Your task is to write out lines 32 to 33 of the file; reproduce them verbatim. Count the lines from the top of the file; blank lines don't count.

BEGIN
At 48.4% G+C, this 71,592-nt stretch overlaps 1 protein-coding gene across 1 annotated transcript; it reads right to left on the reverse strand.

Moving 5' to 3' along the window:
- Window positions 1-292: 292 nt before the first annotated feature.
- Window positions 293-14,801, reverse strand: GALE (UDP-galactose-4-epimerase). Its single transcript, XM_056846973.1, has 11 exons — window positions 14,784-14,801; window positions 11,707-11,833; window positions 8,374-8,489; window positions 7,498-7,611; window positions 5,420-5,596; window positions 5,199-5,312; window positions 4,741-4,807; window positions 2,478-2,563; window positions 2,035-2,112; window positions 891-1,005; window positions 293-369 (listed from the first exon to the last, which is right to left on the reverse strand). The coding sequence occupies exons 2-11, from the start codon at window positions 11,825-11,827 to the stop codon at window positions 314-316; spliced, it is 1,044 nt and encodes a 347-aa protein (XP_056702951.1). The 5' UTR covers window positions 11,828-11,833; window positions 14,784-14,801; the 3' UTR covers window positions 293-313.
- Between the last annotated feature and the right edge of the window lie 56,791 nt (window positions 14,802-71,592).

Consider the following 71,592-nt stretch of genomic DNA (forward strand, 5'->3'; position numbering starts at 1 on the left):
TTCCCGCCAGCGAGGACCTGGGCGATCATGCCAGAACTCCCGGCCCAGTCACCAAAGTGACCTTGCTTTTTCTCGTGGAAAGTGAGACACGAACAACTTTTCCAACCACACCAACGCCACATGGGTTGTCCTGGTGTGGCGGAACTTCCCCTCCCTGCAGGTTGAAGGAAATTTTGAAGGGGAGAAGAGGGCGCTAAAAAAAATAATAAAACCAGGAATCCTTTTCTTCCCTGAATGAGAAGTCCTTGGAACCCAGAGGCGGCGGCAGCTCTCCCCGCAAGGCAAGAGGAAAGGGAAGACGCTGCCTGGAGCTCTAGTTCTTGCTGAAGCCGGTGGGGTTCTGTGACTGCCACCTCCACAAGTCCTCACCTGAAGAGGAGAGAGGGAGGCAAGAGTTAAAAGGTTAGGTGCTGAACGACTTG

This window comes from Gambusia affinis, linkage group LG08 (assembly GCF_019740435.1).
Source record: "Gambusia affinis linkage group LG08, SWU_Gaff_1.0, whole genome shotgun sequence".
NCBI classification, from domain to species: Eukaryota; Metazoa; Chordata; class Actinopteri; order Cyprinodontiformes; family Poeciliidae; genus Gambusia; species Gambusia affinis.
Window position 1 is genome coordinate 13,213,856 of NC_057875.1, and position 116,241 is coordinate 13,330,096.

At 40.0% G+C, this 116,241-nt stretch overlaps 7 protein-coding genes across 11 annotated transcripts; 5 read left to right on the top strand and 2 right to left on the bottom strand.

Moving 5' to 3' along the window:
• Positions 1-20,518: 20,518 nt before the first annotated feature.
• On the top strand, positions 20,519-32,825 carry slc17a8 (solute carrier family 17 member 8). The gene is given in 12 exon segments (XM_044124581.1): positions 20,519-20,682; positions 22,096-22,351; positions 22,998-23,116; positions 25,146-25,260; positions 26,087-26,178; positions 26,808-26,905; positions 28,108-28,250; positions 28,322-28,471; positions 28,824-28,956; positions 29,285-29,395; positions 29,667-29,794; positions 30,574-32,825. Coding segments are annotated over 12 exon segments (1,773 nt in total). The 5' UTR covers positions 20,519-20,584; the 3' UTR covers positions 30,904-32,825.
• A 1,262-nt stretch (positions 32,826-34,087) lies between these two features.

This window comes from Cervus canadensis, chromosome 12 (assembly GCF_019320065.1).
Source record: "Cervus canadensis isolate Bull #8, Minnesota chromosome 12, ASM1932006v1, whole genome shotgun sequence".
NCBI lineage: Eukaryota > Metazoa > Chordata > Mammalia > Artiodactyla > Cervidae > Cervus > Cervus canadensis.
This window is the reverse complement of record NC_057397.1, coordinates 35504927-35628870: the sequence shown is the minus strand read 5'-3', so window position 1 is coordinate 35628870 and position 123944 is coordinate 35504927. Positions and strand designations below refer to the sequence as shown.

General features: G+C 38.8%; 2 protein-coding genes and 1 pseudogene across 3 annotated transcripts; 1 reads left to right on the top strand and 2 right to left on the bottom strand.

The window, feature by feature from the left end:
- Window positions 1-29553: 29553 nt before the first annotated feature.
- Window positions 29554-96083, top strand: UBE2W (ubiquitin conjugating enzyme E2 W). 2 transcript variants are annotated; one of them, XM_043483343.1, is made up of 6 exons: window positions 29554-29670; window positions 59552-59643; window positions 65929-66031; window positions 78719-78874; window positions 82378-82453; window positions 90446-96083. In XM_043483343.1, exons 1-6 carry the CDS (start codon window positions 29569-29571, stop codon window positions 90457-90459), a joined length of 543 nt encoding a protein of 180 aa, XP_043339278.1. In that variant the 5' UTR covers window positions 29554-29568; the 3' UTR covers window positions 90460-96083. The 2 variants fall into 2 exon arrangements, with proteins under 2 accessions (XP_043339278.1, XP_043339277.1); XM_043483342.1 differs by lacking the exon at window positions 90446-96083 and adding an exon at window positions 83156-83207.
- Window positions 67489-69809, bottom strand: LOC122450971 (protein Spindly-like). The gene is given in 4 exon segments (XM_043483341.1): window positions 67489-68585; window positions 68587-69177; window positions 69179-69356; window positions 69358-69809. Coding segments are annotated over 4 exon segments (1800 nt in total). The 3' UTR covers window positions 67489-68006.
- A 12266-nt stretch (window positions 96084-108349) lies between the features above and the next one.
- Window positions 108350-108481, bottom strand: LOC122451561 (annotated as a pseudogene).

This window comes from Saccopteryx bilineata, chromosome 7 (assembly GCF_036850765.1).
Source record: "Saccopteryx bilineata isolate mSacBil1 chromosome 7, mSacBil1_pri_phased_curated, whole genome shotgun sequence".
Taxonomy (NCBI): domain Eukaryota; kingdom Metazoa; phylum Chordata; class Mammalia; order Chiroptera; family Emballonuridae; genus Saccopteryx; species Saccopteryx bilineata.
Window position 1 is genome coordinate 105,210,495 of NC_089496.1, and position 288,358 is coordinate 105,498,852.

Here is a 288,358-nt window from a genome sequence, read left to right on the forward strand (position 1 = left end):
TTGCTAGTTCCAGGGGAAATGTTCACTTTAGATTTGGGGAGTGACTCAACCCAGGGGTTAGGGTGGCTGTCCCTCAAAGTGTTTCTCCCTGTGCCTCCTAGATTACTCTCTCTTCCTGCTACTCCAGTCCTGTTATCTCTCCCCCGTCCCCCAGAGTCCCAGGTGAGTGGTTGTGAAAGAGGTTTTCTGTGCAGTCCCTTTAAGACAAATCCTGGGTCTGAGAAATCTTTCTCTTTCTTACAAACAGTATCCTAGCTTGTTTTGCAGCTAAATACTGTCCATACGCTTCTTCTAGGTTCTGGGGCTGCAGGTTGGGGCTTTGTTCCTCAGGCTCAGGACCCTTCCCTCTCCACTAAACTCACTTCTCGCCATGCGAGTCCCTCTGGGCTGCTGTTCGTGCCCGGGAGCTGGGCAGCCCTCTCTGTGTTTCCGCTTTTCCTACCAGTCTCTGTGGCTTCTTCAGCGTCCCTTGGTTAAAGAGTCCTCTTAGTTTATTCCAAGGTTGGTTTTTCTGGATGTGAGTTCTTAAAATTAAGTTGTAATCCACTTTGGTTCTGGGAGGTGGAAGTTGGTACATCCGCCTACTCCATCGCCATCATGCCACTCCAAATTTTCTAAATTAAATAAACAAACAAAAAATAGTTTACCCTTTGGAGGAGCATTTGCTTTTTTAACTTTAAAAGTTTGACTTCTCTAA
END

Here is a 288,358-nt window from a genome sequence, read left to right on the forward strand (position 1 = left end):
TTGCTAGTTCCAGGGGAAATGTTCACTTTAGATTTGGGGAGTGACTCAACCCAGGGGTTAGGGTGGCTGTCCCTCAAAGTGTTTCTCCCTGTGCCTCCTAGATTACTCTCTCTTCCTGCTACTCCAGTCCTGTTATCTCTCCCCCGTCCCCCAGAGTCCCAGGTGAGTGGTTGTGAAAGAGGTTTTCTGTGCAGTCCCTTTAAGACAAATCCTGGGTCTGAGAAATCTTTCTCTTTCTTACAAACAGTATCCTAGCTTGTTTTGCAGCTAAATACTGTCCATACGCTTCTTCTAGGTTCTGGGGCTGCAGGTTGGGGCTTTGTTCCTCAGGCTCAGGACCCTTCCCTCTCCACTAAACTCACTTCTCGCCATGCGAGTCCCTCTGGGCTGCTGTTCGTGCCCGGGAGCTGGGCAGCCCTCTCTGTGTTTCCGCTTTTCCTACCAGTCTCTGTGGCTTCTTCAGCGTCCCTTGGTTAAAGAGTCCTCTTAGTTTATTCCAAGGTTGGTTTTTCTGGATGTGAGTTCTTAAAATTAAGTTGTAATCCACTTTGGTTCTGGGAGGTGGAAGTTGGTACATCCGCCTACTCCATCGCCATCATGCCACTCCAAATTTTCTAAATTAAATAAACAAACAAAAAATAGTTTACCCTTTGGAGGAGCATTTGCTTTTTTAACTTTAAAAGTTTGACTTCTCTAA